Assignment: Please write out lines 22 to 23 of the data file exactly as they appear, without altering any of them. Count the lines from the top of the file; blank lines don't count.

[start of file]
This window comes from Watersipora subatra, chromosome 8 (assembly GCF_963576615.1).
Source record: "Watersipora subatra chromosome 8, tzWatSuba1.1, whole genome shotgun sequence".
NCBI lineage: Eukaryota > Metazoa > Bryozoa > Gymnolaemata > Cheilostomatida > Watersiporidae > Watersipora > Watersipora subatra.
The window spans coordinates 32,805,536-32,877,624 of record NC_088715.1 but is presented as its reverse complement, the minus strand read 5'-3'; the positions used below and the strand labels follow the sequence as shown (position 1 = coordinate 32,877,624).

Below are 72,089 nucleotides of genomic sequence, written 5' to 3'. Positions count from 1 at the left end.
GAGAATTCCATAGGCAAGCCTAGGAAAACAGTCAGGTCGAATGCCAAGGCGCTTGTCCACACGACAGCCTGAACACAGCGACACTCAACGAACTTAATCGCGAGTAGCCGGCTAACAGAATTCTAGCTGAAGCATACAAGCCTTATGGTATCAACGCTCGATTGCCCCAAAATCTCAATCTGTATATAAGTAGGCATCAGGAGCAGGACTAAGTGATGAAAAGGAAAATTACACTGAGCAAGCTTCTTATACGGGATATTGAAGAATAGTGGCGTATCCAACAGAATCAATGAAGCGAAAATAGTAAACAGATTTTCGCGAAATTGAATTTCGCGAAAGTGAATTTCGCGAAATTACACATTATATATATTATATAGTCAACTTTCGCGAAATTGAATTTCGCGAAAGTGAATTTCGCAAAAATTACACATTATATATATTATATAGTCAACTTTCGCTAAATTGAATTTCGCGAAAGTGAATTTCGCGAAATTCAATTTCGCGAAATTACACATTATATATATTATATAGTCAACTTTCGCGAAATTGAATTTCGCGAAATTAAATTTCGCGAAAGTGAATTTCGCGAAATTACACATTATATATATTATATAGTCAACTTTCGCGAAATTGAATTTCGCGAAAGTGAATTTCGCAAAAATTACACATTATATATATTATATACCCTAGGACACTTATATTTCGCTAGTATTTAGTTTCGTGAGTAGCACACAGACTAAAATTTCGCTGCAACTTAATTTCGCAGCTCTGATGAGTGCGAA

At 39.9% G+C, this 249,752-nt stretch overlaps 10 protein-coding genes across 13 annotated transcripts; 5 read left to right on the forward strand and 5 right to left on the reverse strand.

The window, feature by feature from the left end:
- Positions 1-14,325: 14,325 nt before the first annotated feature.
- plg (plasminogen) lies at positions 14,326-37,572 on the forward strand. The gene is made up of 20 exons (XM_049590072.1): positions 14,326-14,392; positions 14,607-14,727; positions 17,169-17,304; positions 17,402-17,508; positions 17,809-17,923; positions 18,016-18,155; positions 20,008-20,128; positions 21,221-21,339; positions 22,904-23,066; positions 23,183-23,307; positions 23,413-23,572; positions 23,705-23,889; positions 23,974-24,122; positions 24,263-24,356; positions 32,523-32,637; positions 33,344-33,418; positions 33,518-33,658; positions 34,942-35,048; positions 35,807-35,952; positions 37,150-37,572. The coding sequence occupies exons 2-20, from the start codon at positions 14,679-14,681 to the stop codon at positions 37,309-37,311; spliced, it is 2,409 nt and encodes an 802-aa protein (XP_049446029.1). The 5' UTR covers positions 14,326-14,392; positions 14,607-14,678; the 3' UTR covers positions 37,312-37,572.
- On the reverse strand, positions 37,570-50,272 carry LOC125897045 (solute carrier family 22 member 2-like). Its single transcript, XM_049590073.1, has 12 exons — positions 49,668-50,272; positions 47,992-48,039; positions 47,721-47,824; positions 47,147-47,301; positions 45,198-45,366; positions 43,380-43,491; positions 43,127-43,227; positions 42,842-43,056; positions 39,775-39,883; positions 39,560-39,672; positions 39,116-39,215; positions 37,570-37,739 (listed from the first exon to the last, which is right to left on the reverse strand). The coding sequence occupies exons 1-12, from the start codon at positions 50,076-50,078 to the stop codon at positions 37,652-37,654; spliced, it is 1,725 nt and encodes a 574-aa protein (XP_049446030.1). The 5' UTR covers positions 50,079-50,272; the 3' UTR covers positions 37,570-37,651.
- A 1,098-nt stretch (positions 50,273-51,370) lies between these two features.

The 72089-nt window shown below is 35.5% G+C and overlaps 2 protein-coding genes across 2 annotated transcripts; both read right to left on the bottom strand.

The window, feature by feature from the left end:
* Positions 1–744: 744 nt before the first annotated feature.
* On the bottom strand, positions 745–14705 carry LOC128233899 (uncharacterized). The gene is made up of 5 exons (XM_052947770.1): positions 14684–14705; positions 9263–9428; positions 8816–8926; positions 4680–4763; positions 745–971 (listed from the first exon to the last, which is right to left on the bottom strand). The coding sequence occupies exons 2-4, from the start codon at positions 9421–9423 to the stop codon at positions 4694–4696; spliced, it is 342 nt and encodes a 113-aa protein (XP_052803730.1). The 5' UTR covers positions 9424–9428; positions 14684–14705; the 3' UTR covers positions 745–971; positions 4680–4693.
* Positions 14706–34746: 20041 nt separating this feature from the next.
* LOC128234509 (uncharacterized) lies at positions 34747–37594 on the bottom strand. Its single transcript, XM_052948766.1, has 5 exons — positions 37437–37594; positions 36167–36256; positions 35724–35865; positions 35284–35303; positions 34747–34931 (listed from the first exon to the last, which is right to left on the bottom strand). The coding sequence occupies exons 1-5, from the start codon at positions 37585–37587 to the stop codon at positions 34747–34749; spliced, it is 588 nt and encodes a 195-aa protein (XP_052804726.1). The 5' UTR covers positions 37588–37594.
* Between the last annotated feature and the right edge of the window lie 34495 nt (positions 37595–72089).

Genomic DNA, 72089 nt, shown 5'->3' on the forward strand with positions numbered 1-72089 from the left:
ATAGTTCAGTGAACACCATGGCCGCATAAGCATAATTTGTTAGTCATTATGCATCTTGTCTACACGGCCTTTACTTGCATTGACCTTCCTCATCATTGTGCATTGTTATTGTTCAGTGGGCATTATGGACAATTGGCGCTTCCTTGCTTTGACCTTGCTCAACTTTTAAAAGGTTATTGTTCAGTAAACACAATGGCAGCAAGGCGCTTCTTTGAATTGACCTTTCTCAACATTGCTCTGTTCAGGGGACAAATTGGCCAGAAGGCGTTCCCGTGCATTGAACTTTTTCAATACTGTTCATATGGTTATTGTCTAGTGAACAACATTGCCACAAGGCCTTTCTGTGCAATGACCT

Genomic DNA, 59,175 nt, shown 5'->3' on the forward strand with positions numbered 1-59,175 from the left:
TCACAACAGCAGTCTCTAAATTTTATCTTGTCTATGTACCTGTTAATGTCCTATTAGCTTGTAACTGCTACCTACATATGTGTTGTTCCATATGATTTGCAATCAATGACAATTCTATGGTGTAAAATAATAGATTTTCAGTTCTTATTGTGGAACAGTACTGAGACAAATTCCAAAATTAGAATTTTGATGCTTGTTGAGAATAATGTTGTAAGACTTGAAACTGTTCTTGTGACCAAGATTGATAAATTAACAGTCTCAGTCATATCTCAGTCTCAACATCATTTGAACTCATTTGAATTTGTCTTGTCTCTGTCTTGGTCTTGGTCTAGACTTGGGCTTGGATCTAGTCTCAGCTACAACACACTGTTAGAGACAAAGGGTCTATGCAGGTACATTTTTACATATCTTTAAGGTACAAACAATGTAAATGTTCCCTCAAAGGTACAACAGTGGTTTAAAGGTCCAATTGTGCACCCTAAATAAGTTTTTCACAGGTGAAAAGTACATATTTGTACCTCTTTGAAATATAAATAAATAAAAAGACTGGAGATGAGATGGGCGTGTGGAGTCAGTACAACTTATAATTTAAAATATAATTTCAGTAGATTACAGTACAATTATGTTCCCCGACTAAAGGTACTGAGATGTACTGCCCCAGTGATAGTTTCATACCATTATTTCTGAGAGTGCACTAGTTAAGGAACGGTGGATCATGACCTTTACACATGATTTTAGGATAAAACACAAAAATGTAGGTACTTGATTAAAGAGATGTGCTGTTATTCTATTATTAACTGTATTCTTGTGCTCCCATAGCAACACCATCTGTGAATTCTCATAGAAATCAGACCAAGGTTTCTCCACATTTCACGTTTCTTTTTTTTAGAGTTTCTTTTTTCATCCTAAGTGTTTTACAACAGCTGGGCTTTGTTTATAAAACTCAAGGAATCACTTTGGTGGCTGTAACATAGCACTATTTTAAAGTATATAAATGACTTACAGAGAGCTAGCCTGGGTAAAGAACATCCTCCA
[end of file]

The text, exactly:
Genomic DNA, 59,175 nt, shown 5'->3' on the forward strand with positions numbered 1-59,175 from the left:
TCACAACAGCAGTCTCTAAATTTTATCTTGTCTATGTACCTGTTAATGTCCTATTAGCTTGTAACTGCTACCTACATATGTGTTGTTCCATATGATTTGCAATCAATGACAATTCTATGGTGTAAAATAATAGATTTTCAGTTCTTATTGTGGAACAGTACTGAGACAAATTCCAAAATTAGAATTTTGATGCTTGTTGAGAATAATGTTGTAAGACTTGAAACTGTTCTTGTGACCAAGATTGATAAATTAACAGTCTCAGTCATATCTCAGTCTCAACATCATTTGAACTCATTTGAATTTGTCTTGTCTCTGTCTTGGTCTTGGTCTAGACTTGGGCTTGGATCTAGTCTCAGCTACAACACACTGTTAGAGACAAAGGGTCTATGCAGGTACATTTTTACATATCTTTAAGGTACAAACAATGTAAATGTTCCCTCAAAGGTACAACAGTGGTTTAAAGGTCCAATTGTGCACCCTAAATAAGTTTTTCACAGGTGAAAAGTACATATTTGTACCTCTTTGAAATATAAATAAATAAAAAGACTGGAGATGAGATGGGCGTGTGGAGTCAGTACAACTTATAATTTAAAATATAATTTCAGTAGATTACAGTACAATTATGTTCCCCGACTAAAGGTACTGAGATGTACTGCCCCAGTGATAGTTTCATACCATTATTTCTGAGAGTGCACTAGTTAAGGAACGGTGGATCATGACCTTTACACATGATTTTAGGATAAAACACAAAAATGTAGGTACTTGATTAAAGAGATGTGCTGTTATTCTATTATTAACTGTATTCTTGTGCTCCCATAGCAACACCATCTGTGAATTCTCATAGAAATCAGACCAAGGTTTCTCCACATTTCACGTTTCTTTTTTTTAGAGTTTCTTTTTTCATCCTAAGTGTTTTACAACAGCTGGGCTTTGTTTATAAAACTCAAGGAATCACTTTGGTGGCTGTAACATAGCACTATTTTAAAGTATATAAATGACTTACAGAGAGCTAGCCTGGGTAAAGAACATCCTCCA